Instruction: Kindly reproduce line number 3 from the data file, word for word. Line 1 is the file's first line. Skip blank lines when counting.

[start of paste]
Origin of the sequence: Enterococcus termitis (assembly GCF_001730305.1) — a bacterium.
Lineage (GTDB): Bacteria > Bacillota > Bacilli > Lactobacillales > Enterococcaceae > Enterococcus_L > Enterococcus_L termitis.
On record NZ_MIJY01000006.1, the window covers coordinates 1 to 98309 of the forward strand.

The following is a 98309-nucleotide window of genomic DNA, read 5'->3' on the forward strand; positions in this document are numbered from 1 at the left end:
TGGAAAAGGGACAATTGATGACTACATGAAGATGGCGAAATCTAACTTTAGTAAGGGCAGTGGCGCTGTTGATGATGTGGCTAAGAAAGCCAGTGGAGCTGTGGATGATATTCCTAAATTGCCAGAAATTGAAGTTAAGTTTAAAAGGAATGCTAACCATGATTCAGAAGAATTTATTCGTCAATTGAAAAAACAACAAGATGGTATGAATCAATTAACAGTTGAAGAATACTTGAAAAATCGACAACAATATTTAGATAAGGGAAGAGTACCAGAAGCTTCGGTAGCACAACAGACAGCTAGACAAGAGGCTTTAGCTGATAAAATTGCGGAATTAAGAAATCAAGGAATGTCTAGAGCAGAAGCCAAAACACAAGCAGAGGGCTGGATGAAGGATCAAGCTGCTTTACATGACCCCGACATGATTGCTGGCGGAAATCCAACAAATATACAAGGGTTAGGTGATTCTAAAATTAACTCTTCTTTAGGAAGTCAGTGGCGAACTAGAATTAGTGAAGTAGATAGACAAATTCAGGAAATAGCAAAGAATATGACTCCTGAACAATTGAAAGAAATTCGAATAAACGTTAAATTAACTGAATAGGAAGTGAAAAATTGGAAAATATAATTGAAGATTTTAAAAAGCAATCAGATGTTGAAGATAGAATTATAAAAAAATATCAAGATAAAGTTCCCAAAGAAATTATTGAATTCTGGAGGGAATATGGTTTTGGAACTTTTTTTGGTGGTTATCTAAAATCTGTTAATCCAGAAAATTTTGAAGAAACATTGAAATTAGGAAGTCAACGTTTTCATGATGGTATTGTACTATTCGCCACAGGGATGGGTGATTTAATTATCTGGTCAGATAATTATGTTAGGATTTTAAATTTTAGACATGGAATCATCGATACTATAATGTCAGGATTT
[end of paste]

On record NZ_MIJY01000006.1, the window covers coordinates 1 to 98309 of the forward strand.